Key Takeaways from Atlassian’s Inaugural Girl Geek Event
Two weeks ago we hosted our very first Bay Area Girl Geek Dinner. Typically these events feature a series of lightning talks by several of the hosting company’s female engineers on a range of topics from new coding tricks to product demos. But we held event brainstorming sessions with Atlassian women and we heard over and over that they were less interested in discussing company-centric material and instead, wanted to know more about how to tackle bigger issues – from sexism in the workplace to mastering change in a high-growth company.
So we decided to mix it up. We invited a diverse group of women tech leaders to participate in a panel discussion covering broad, industry-related gender topics. What resulted was an energizing night of debate, conversation and some interesting sound bites.
In case you missed it, here’s a quick recap of the top tips and tricks our panelists revealed (you can also check out photos from the evening here).
Women need to get more comfortable with “making the ask,” and not underestimate themselves
It’s an issue frequently highlighted in today’s media, and our panelists agreed that the problem persists. Patricia Nakache, general partner at Trinity Ventures, said she thinks part of the reason why less than 5 percent of VC funding currently goes to women is due to stylistic issues – she said that sometimes she sees “women on the margin appearing more deferential and maybe a little less confident in what they’re pursuing.”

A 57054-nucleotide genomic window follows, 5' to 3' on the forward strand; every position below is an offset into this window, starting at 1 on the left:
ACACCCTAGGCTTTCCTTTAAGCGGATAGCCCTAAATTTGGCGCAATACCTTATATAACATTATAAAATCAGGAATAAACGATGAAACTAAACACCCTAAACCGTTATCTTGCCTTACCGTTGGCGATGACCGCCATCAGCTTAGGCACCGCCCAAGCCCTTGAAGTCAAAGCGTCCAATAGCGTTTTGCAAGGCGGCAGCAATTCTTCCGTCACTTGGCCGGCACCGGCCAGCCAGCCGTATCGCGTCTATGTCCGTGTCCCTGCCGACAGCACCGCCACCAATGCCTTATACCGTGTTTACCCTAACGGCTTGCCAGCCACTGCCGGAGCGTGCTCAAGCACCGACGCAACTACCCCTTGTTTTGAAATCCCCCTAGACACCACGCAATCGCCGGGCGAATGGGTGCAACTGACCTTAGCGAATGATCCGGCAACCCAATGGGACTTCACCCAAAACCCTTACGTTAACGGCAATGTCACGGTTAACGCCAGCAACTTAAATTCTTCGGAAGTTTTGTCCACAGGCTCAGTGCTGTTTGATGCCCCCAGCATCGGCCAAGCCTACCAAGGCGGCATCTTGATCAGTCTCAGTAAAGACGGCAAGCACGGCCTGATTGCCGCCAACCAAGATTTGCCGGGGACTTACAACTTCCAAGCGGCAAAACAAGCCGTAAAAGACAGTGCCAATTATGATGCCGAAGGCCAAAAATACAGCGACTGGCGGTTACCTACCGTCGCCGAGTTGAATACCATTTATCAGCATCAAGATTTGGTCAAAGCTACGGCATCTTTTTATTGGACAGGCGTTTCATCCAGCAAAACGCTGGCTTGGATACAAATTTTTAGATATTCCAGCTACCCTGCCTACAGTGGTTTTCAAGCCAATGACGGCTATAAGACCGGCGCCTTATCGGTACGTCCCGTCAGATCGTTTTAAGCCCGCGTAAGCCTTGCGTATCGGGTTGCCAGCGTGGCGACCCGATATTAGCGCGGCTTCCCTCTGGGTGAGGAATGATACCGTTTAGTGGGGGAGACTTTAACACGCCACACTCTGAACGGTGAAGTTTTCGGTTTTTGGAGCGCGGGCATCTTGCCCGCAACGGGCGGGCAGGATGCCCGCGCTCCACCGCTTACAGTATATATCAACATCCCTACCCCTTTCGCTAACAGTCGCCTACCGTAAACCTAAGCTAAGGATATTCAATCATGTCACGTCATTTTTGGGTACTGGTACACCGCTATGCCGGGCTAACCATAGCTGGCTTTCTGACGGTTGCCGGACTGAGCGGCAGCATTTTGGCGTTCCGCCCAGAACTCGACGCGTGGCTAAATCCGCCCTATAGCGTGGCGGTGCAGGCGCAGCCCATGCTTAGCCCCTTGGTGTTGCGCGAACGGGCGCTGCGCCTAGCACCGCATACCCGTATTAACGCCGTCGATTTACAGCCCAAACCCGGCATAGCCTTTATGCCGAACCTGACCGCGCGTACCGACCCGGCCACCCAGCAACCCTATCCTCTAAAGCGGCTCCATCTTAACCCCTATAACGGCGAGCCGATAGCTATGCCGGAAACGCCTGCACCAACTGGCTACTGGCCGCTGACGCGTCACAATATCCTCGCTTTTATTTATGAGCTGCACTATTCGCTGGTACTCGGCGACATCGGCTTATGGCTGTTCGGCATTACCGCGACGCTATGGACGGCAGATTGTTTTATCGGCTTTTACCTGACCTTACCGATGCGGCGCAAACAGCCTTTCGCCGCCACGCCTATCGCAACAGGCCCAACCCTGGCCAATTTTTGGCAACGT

Poornima Vijayashanker, founder and CEO of BizeeBee, suggested that “women just need to get more comfortable with making the ask – ask for what you want and what you think you deserve.” That’s one of the key reasons why she was able to raise nearly a half a million dollars for her startup.
Small, high-growth companies offer amazing career opportunities – if you’re ambitious
Audra Eng, Atlassian’s vice president of product management, said the benefit of working for a smaller, high-growth company is that it offers employees the opportunity to take on a variety of roles and responsibilities, learn quickly, and have an immediate impact. In contrast, Director of Corporate Communications at Atlassian Catherine Norman explained that larger companies tend to be more focused on getting everyone to agree, and are largely dominated by politics.